H.R. 3782 (112th): Online Protection and Enforcement of Digital Trade Act

Introduced:
Jan 18, 2012 (112th Congress, 2011–2013)
Status:
Died (Referred to Committee)
Sponsor
Darrell Issa
Representative for California's 49th congressional district
Party
Republican
Text
Read Text »
Last Updated
Jan 18, 2012
Length
44 pages
Related Bills
S. 2029 (Related)
Online Protection and Enforcement of Digital Trade Act

Referred to Committee
Last Action: Dec 17, 2011

S. 3426 (Related)
SAFE Lending Act of 2012

Referred to Committee
Last Action: Jul 24, 2012

 
Status

This bill was introduced on January 18, 2012, in a previous session of Congress, but was not enacted.

Progress
Introduced Jan 18, 2012
Referred to Committee Jan 18, 2012
 
 
Primary Source

THOMAS.gov (The Library of Congress)

GovTrack gets most information from THOMAS, which is updated generally one day after events occur. Activity since the last update may not be reflected here. Data comes via the congress project.

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Notes

H.R. stands for House of Representatives bill.

A bill must be passed by both the House and Senate in identical form and then be signed by the president to become law.

The bill’s title was written by its sponsor.

GovTrack’s Bill Summary

We don’t have a summary available yet.

Library of Congress Summary

The summary below was written by the Congressional Research Service, which is a nonpartisan division of the Library of Congress.


1/18/2012--Introduced.
Online Protection and Enforcement of Digital Trade Act or OPEN Act - Amends the Tariff Act of 1930 to establish a violation for operating or maintaining an Internet site dedicated to infringing activity (ISDIA).
Defines ISDIA as an Internet site that is accessed through a nondomestic domain name, conducts business directed to U.S. residents, has only limited purpose or use other than engaging in infringing activity, and whose owner or operator primarily uses the site to: (1) willfully commit specified criminal copyright offenses or circumvent technological measures controlling access to protected work, or (2) use counterfeit trademarks in a manner punishable under specified provisions of the Lanham Act.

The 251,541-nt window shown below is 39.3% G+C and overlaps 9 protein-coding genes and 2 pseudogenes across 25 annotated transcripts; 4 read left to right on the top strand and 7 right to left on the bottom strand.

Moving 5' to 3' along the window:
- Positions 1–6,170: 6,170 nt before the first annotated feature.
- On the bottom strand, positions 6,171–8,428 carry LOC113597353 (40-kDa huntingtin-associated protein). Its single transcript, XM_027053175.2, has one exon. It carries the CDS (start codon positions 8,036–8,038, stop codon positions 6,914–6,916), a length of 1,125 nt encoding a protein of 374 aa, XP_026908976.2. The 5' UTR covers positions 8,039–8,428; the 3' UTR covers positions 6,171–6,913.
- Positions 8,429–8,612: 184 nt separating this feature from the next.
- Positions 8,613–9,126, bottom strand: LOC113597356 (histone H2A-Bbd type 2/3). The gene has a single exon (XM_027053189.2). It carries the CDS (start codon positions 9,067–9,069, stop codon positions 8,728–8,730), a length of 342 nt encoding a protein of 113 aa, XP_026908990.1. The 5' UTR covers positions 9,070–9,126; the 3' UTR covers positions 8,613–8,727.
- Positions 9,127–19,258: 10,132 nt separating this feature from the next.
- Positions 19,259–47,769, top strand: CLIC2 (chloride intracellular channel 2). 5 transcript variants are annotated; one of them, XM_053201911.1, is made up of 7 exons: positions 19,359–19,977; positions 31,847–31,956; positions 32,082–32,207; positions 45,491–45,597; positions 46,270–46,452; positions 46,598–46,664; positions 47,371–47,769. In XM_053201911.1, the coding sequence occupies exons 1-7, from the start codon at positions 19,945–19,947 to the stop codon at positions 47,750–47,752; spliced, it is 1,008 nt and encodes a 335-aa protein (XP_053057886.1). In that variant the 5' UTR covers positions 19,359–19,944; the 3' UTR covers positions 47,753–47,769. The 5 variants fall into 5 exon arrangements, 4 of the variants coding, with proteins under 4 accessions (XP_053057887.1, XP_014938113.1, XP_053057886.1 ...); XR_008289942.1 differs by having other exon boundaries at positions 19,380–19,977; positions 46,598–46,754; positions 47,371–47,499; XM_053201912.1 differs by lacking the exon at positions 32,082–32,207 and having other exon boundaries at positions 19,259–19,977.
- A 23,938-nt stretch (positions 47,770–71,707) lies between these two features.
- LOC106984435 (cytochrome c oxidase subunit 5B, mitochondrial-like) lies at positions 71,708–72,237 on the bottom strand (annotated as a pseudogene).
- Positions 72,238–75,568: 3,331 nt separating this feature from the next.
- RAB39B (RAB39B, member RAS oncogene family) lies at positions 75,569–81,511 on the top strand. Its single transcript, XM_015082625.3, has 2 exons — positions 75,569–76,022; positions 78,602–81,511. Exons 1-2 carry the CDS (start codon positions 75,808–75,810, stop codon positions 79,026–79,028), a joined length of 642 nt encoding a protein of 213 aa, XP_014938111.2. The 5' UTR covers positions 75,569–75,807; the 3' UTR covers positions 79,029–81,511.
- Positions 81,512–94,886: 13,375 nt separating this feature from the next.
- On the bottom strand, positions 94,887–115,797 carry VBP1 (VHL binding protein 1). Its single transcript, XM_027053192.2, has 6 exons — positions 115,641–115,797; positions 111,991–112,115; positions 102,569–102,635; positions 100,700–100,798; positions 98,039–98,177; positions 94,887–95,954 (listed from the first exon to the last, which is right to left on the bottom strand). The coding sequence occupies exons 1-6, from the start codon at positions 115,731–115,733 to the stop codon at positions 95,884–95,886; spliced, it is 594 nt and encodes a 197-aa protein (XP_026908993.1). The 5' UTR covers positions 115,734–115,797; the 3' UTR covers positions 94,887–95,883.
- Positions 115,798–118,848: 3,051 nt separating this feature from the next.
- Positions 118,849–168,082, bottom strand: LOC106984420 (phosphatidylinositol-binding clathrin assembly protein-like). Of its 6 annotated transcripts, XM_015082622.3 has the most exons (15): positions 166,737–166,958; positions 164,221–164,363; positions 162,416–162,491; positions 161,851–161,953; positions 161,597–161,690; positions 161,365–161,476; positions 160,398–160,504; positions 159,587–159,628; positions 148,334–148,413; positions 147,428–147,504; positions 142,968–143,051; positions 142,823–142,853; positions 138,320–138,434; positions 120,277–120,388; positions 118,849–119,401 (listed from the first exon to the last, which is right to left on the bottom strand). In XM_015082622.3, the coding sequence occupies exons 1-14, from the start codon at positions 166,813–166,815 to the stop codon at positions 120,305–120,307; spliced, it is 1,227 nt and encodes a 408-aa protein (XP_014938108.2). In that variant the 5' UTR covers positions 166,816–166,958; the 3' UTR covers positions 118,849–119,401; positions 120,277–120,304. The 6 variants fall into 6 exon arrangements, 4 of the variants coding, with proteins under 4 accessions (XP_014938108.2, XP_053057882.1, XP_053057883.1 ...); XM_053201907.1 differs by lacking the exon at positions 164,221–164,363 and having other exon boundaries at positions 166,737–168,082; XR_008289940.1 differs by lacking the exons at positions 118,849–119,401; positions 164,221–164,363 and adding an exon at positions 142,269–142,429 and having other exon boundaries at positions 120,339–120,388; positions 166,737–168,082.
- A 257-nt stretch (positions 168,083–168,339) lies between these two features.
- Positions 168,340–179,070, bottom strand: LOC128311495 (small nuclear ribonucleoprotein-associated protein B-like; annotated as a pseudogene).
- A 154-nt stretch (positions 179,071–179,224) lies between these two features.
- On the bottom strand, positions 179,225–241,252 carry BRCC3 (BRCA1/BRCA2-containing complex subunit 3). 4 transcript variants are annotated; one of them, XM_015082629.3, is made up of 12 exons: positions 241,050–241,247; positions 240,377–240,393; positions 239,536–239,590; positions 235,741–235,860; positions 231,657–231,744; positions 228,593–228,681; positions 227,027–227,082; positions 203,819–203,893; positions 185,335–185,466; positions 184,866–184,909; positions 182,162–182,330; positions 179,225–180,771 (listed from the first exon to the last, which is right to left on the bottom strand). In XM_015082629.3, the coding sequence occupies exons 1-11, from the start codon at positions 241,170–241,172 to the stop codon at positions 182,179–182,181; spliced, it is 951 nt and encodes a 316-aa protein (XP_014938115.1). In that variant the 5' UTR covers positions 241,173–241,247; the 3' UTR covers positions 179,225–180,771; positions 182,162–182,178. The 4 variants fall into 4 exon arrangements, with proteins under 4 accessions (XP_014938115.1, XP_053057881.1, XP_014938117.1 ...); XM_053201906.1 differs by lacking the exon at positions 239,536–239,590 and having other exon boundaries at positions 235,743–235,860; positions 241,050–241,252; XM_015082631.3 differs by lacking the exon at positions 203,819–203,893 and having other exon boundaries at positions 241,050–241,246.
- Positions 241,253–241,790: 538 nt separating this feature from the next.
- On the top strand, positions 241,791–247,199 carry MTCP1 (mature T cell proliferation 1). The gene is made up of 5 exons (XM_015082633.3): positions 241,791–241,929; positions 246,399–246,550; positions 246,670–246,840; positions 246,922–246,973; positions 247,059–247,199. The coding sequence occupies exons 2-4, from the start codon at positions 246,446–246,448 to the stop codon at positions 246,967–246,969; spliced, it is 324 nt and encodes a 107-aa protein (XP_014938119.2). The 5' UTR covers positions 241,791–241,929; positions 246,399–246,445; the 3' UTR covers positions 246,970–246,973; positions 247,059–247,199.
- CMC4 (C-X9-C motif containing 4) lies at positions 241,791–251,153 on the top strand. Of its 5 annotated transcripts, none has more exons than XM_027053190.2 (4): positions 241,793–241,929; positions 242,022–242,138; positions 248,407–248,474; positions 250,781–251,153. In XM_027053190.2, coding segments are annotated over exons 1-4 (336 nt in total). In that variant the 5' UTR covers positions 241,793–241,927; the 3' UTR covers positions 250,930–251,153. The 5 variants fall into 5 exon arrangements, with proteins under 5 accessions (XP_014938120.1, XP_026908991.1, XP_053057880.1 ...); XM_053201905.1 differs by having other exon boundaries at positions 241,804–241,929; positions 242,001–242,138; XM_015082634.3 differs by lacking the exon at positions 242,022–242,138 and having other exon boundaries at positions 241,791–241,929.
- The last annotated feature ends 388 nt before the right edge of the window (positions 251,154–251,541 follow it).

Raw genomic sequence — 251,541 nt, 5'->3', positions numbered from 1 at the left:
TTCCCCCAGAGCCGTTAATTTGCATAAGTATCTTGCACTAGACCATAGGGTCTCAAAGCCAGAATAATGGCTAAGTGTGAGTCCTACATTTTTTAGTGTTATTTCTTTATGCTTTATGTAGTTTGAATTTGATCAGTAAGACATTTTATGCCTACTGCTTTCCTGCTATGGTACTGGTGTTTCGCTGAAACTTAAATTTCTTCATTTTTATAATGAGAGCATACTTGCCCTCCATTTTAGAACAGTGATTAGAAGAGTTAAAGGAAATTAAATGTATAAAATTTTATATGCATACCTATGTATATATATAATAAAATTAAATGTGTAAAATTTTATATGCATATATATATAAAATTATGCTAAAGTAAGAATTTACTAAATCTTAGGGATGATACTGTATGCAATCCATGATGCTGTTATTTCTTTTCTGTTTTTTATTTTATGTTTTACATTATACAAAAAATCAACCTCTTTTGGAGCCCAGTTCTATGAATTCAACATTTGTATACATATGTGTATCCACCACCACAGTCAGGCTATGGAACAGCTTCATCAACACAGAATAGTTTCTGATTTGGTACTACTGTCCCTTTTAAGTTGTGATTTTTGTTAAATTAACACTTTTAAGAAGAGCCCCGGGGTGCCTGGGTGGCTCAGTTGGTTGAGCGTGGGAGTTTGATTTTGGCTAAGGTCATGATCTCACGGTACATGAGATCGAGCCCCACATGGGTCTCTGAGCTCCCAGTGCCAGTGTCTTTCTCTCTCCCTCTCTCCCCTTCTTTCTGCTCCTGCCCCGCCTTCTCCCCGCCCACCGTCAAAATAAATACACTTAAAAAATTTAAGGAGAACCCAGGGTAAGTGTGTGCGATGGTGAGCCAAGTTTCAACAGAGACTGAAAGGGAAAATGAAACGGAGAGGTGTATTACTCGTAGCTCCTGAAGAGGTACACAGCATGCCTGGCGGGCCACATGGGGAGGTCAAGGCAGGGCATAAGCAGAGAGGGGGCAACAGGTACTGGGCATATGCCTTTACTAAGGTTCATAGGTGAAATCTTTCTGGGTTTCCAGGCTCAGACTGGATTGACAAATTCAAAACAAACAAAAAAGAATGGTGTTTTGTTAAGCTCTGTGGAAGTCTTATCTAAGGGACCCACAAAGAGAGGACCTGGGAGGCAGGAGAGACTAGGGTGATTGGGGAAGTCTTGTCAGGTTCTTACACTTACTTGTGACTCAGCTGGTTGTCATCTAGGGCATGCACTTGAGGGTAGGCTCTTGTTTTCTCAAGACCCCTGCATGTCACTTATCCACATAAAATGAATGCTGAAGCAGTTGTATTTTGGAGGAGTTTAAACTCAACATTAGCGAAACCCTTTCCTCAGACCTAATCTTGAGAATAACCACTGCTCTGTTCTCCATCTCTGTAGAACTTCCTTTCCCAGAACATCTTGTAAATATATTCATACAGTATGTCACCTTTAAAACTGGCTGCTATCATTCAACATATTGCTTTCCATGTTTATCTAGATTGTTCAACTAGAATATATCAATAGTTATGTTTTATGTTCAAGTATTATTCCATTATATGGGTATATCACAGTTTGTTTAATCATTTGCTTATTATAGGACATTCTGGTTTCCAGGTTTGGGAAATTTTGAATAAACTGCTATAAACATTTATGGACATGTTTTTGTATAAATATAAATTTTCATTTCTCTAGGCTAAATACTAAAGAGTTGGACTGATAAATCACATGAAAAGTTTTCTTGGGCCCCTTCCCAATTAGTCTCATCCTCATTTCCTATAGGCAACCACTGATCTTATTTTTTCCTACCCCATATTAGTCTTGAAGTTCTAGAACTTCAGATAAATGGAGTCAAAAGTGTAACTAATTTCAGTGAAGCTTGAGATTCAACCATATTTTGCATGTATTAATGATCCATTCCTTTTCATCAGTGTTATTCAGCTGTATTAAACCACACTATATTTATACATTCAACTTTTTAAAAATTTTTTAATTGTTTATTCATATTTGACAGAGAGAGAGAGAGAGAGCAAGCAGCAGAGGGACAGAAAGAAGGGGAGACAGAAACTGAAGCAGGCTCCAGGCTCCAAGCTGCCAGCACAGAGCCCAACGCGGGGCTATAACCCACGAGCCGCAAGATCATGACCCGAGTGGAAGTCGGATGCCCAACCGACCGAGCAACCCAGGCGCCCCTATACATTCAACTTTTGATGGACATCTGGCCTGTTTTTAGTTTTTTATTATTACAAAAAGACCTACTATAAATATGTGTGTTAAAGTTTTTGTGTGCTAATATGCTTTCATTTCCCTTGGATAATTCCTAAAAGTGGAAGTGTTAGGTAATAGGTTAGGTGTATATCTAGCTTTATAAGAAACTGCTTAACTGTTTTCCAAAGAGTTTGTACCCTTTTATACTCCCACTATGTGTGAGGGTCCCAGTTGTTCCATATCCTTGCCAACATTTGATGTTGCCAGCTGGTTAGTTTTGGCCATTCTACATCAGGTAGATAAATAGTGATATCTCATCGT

Defines a “nondomestic domain name” as a domain name for which the domain name registry that issued the domain name and operates the relevant top level domain, the domain name registrar for the domain name, and the owner and the operator of the Internet site associated with the domain name, are not located in the United States.
Sets forth procedures under which the U.S. International Trade Commission (USITC) is: (1) authorized to investigate alleged violations of this Act on its own initiative, or (2) required to investigate any such alleged violation upon receiving a complaint by the owner of a copyright or trademark that is the subject of the infringing activity.
Directs the USITC to terminate, or not initiate, an investigation with respect to a complaint if it has reason to believe, based on information before the USITC, that the domain name associated with the Internet site is not a nondomestic domain name. Requires that such matters be referred to the Attorney General (AG) for further proceedings as the AG determines appropriate.
Directs the USITC to terminate, or not initiate, an investigation with respect to a domain name if the operator of the Internet site associated with the domain name provides in a legal notice on the site:
(1) contact information of a person authorized to receive service of process, and
(2) consent to jurisdiction and venue of the U.S. district courts and acceptance of service of process from the AG with respect to specified criminal copyright and trafficking in counterfeit goods or services offenses and violations.
Conditions such termination or non-initiation on the operator also accepting service and waiving objections to jurisdiction in the event of the filing of a civil action in the appropriate U.S. district court based on copyright infringement, circumvention of copyright protection systems, or the use or reproduction of counterfeit registered marks in commerce.
Requires complainants to identify any financial transaction provider or Internet advertising service that may be required to take specified measures upon receiving a copy of a USITC order with respect to an ISDIA.